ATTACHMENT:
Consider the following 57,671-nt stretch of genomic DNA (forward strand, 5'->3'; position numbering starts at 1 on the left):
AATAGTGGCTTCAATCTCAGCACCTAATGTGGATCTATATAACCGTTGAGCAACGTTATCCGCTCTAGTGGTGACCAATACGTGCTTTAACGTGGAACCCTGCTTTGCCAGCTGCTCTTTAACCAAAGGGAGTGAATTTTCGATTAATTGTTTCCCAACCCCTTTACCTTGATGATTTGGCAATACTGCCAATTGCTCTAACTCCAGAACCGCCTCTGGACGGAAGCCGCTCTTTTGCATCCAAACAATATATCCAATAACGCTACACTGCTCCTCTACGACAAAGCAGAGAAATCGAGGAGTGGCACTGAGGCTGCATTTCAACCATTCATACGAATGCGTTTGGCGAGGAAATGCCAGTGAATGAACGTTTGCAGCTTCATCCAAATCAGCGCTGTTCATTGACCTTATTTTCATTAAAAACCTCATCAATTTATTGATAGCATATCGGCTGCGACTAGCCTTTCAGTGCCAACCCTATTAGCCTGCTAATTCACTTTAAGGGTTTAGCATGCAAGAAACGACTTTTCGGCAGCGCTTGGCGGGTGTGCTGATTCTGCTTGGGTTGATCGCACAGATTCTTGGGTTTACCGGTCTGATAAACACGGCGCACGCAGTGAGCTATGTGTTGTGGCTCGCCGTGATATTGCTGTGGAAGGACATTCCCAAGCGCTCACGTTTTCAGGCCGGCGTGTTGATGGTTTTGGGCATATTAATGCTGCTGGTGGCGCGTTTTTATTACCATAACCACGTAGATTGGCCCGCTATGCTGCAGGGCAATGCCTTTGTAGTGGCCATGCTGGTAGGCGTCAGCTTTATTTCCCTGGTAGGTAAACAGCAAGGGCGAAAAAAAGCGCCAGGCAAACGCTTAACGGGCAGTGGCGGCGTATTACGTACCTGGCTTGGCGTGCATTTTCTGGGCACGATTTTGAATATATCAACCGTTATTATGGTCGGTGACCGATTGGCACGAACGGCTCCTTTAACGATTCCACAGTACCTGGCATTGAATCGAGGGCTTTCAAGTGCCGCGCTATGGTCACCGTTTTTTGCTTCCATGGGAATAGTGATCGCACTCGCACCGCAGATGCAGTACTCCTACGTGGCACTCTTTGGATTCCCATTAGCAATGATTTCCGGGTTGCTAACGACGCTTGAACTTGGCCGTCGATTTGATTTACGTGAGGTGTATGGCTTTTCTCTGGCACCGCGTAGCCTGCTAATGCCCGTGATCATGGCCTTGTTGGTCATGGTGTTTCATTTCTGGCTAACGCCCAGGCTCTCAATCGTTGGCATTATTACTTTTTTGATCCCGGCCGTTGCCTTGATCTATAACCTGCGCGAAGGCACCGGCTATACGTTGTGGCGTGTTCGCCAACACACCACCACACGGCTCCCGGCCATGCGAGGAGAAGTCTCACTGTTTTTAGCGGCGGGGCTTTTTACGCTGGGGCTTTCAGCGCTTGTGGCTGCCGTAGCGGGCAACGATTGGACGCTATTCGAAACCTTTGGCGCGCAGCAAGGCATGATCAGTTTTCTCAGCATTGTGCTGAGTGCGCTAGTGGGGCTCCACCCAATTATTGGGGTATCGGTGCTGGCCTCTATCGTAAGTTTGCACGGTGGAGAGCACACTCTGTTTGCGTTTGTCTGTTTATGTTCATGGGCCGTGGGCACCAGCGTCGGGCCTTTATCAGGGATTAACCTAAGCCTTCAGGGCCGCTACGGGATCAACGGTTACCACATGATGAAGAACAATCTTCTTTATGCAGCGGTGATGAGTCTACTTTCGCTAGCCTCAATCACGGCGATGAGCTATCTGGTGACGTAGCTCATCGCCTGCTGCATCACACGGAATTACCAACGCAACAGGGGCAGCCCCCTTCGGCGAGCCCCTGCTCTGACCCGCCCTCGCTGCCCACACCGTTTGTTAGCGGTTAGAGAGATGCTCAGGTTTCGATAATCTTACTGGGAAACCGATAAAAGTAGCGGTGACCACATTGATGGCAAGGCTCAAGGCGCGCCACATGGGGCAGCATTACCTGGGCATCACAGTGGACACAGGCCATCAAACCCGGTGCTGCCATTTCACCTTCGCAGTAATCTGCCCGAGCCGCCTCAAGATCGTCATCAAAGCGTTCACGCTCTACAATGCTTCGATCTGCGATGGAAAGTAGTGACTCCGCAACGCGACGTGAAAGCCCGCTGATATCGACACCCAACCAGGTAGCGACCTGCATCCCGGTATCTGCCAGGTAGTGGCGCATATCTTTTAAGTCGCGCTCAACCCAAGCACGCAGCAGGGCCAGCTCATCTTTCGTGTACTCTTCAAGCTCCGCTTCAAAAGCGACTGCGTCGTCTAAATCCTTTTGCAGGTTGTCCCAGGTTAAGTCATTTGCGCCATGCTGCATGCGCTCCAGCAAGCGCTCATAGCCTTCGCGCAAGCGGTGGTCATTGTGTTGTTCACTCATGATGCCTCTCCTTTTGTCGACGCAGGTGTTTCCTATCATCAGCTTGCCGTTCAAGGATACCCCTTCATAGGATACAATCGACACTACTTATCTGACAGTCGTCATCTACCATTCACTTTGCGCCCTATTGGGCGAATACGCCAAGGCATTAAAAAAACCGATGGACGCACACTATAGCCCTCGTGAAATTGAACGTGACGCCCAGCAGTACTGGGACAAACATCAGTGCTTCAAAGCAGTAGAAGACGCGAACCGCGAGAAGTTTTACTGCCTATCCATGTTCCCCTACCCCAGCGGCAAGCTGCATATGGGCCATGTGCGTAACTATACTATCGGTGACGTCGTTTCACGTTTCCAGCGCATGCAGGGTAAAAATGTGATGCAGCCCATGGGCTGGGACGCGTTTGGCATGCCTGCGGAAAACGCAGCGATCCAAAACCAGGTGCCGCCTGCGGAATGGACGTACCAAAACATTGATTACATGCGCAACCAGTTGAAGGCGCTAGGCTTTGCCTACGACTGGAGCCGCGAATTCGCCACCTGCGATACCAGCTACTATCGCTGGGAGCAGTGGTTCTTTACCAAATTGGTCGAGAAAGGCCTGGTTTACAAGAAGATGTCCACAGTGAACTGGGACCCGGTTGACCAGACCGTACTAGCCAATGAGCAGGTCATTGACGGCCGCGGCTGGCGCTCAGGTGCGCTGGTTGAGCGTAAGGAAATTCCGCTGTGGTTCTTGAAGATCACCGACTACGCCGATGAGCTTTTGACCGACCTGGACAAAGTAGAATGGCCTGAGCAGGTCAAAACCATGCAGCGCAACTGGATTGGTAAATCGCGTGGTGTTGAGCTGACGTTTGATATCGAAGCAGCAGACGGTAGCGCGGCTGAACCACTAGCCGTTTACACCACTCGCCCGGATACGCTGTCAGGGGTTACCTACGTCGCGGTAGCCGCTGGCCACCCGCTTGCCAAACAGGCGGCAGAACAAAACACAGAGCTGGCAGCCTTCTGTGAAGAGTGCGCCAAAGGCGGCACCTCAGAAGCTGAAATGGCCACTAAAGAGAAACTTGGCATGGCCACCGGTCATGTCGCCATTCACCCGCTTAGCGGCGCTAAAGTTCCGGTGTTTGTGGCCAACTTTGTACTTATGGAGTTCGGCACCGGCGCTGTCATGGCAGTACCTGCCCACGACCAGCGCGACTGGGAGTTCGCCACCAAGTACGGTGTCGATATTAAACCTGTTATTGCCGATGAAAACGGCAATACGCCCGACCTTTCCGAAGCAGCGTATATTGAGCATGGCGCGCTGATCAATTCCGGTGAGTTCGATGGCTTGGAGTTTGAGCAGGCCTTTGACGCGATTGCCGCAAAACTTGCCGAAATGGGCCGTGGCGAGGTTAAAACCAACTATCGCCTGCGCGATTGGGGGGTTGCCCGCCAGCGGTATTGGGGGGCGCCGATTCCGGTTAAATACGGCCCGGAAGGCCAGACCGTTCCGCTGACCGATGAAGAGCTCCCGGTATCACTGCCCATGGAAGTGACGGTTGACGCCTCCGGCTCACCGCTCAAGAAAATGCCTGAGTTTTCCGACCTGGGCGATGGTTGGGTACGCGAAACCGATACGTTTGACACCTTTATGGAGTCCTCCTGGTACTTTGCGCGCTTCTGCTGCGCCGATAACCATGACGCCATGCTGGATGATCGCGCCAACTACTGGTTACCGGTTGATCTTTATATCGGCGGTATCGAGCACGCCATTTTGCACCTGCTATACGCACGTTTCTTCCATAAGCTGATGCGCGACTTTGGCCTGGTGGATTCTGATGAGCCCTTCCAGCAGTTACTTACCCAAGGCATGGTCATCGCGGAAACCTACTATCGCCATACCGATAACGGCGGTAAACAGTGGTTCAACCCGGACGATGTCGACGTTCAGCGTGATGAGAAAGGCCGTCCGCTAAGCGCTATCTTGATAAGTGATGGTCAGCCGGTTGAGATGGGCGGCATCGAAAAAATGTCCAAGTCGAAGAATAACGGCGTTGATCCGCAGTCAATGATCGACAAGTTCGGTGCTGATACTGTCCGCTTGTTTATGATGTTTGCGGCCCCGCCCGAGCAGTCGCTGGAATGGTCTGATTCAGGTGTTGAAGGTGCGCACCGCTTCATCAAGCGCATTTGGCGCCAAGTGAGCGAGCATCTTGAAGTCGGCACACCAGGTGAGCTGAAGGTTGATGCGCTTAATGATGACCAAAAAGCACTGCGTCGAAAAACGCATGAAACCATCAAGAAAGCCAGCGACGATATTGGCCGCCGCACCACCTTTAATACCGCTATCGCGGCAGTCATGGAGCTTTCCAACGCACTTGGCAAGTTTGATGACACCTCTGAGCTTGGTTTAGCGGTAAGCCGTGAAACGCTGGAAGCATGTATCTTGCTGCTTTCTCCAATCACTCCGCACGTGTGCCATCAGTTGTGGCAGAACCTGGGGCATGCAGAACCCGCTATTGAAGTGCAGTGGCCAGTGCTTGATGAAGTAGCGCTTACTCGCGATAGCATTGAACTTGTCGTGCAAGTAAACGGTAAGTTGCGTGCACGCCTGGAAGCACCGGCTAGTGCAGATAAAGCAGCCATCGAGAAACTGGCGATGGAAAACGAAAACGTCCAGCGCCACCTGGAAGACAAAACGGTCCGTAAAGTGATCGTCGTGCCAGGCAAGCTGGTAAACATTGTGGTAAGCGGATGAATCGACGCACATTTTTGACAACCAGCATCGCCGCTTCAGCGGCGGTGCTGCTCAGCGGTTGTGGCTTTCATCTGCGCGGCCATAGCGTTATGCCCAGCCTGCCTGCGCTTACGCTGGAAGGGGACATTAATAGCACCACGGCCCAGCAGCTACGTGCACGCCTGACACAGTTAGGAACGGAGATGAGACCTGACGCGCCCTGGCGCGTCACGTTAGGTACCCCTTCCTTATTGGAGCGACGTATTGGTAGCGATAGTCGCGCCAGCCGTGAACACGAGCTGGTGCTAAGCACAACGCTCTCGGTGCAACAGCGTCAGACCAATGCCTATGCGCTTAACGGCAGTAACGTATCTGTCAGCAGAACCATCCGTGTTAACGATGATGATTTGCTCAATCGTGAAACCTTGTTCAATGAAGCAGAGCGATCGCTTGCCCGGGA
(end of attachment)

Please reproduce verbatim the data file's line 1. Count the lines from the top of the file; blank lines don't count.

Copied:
Consider the following 57,671-nt stretch of genomic DNA (forward strand, 5'->3'; position numbering starts at 1 on the left):